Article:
Aphrodite Adjusting Her Sandal
© President and Fellows of Harvard College
Gallery Text

The objects in this case present different visions of the female body. Statuette or vessel, funerary offering or object of worship, decorative feature or conscious work of art, they would have elicited very different — though not mutually exclusive — responses when seen in their original contexts. Some called for symbolic or religious understanding and were used in ritual, such as the Cycladic figure; others invited their viewers to reconstruct a narrative scenario, such as the Aphrodite binding her sandal; whereas yet others offered visceral aesthetic, sensual, and perhaps even tactile delight. One of the bodies here — Lachaise’s Woman Bending Backward — is not from the ancient world, but, like many other European and American works, depends very much on Greco-Roman models and ideals, even as it distances itself from them, for example with a pose not known from representations of women in antiquity.

Identification and Creation
Object Number
1943.1045
Title
Aphrodite Adjusting Her Sandal
Other Titles
Alternate Title: Aphrodite Adjusting Her Sandal (The Sandal Binder), replica of type created in the 3rd century BC
Classification
Sculpture
Work Type
sculpture, statuette
Date
1st century BCE-2nd century CE
Places
Creation Place: Ancient & Byzantine World
Period
Roman Imperial period
Culture
Roman
Location
Level 3, Room 3200, Ancient Mediterranean and Near Eastern Art, Classical Sculpture
View this object's location on our interactive map
Physical Descriptions
Medium
Crystalline Greek marble, perhaps from Naxos
Technique
Carved
Dimensions
20.4 cm h x 14 cm w x 16.5 cm d (8 1/16 x 5 1/2 x 6 1/2 in.)
Provenance
Grenville L. Winthrop, New York, NY, (by 1943), bequest; to Fogg Art Museum, 1943.
Acquisition and Rights
Credit Line
Harvard Art Museums/Arthur M. Sackler Museum, Bequest of Grenville L. Winthrop
Accession Year
1943
Object Number
1943.1045
Division
Asian and Mediterranean Art
Contact
am_asianmediterranean@harvard.edu
Descriptions

Published Catalogue Text: Stone Sculptures: The Greek, Roman and Etruscan Collections of the Harvard University Art Museums , written 1990
The head and top of the neck, right arm from the middle of the upper arm, right leg from the middle of the thigh, left leg from below the knee are broken away. The left arm was made separately and attached with a dowel near the shoulder. There are other minor damages and incrustation.

There are many statuettes in marble, bronze, and terracotta of the popular theme of aphrodite tying on or adjusting her sandal. The original may have been created in western Asia Minor by one Polycharmos, but Alexandria in Egypt became a center for such productions in late Hellenistic and Roman times (Brinkerhoff, 1978, chapter iv, pp. 70-97). A number of statuettes of Aphrodite adjusting her sandal have marine attributes or have been associated with shrines where sailors made dedications, hence the name Aphrodite Euploia (Huskinson, 1975, pp. 1-2, no. 2. pl. 1).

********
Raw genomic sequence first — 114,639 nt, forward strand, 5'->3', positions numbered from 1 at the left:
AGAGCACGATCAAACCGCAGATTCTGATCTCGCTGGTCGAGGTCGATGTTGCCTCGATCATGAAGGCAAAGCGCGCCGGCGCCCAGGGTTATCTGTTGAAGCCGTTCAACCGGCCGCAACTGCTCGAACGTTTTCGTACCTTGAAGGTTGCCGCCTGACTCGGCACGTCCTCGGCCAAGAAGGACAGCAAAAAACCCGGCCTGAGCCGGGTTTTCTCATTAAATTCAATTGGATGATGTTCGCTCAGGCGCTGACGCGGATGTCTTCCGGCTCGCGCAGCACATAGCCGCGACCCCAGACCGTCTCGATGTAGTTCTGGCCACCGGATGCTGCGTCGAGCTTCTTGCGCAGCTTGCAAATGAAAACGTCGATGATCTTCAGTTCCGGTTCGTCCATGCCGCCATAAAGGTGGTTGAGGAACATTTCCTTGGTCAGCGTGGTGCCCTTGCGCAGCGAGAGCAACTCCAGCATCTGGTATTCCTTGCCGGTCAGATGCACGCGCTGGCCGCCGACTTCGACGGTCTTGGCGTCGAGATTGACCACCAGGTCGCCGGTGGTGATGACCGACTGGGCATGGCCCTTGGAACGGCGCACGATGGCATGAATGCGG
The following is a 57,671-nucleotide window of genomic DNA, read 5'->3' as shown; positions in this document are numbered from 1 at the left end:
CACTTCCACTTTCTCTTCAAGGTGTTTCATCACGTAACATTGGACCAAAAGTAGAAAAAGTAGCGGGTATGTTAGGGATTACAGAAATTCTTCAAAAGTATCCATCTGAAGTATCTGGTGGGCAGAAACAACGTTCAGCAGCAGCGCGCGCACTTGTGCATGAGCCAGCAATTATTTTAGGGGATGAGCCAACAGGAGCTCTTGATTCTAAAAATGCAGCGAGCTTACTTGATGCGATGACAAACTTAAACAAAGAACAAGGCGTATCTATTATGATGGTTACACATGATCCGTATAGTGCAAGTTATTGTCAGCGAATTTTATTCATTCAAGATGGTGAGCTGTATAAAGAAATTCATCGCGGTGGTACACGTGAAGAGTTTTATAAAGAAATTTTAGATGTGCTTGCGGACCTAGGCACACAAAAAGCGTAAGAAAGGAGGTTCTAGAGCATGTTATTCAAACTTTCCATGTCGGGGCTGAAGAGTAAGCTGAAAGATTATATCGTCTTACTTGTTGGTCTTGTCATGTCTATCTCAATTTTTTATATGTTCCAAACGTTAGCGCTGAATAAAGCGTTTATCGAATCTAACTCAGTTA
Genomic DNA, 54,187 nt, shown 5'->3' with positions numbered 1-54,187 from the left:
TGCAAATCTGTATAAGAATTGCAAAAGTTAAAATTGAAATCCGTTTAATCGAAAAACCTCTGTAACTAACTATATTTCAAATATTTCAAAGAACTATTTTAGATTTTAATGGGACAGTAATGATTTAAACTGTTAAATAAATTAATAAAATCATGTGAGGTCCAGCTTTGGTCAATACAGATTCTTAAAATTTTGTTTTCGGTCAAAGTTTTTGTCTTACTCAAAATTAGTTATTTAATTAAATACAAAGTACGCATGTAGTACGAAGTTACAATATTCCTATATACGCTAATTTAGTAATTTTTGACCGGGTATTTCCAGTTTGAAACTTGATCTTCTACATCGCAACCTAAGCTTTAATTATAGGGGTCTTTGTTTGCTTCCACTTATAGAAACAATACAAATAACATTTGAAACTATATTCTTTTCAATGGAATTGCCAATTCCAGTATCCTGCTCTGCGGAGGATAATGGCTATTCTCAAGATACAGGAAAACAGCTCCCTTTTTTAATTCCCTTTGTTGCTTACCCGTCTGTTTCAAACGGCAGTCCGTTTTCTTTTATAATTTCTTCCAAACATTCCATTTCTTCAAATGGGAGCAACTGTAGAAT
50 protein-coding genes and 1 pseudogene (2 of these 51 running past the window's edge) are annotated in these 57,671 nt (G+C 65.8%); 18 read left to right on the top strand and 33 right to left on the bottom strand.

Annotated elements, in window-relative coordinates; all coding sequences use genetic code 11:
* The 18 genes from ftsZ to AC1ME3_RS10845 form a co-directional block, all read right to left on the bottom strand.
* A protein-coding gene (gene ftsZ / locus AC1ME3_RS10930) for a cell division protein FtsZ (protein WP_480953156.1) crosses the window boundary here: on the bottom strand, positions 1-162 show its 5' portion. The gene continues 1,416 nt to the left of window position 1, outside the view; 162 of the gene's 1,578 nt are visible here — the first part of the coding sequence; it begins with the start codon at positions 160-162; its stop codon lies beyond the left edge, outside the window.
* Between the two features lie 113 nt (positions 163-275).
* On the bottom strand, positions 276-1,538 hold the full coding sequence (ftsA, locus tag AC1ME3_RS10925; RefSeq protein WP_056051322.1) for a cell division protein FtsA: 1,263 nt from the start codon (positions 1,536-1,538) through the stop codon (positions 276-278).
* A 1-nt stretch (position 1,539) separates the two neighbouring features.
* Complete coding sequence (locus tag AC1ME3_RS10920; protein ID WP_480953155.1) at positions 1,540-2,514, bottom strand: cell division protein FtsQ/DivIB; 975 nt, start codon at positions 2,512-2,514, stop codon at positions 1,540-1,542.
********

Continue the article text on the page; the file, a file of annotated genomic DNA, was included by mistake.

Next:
Such decorative statuettes, when complete, could also have erotic overtones, as the example in Berlin from Aigion, where the goddess leans on a terminal figure of the ithyphallic Priapos (Conze, 1891, p. 13, no. 23). These small statues and statuettes also vary in anatomical proportions, the Harvard Aphrodite being plump, while an example just over twice as large emphasizes the slenderness of the figure (Galerie Koller A. G., 1979, pp. 238-239, no. 632). The statue found at Antioch-on-the-Orontes and now in the Baltimore Museum of Art also follows the slenderer, more elongated system of proportions (Brinkerhoff, 1970, p. 38, fig. 53). Statuettes like the Winthrop-Harvard example and that in Baltimore from Antioch have been found in various states of completion on Delos (Marcdade, 1969, p. 509, pl. xlvii).

Cornelius Vermeule and Amy Brauer

Publication History

Dorothy W. Gillerman, Gridley McKim-Smith, and Joan R. Mertens, Grenville L. Winthrop: Retrospective for a Collector, exh. cat., Fogg Art Museum (Cambridge, MA, 1969), p. 256 (checklist).

Cornelius C. Vermeule, III and Amy Brauer, Stone Sculptures: The Greek, Roman and Etruscan Collections of the Harvard University Art Museums, Harvard University Art Museums (Cambridge, MA, 1990), p. 53, no. 36

Exhibition History

Hellenistic Art: Objects from an Expanded World, Arthur M. Sackler Museum, Cambridge, 10/03/2006 - 07/29/2007

32Q: 3200 West Arcade, Harvard Art Museums, Cambridge, 11/01/2014

Subjects and Contexts

Collection Highlights

Google Art Project

This record has been reviewed by the curatorial staff but may be incomplete. Our records are frequently revised and enhanced. For more information please contact the Division of Asian and Mediterranean Art at am_asianmediterranean@harvard.edu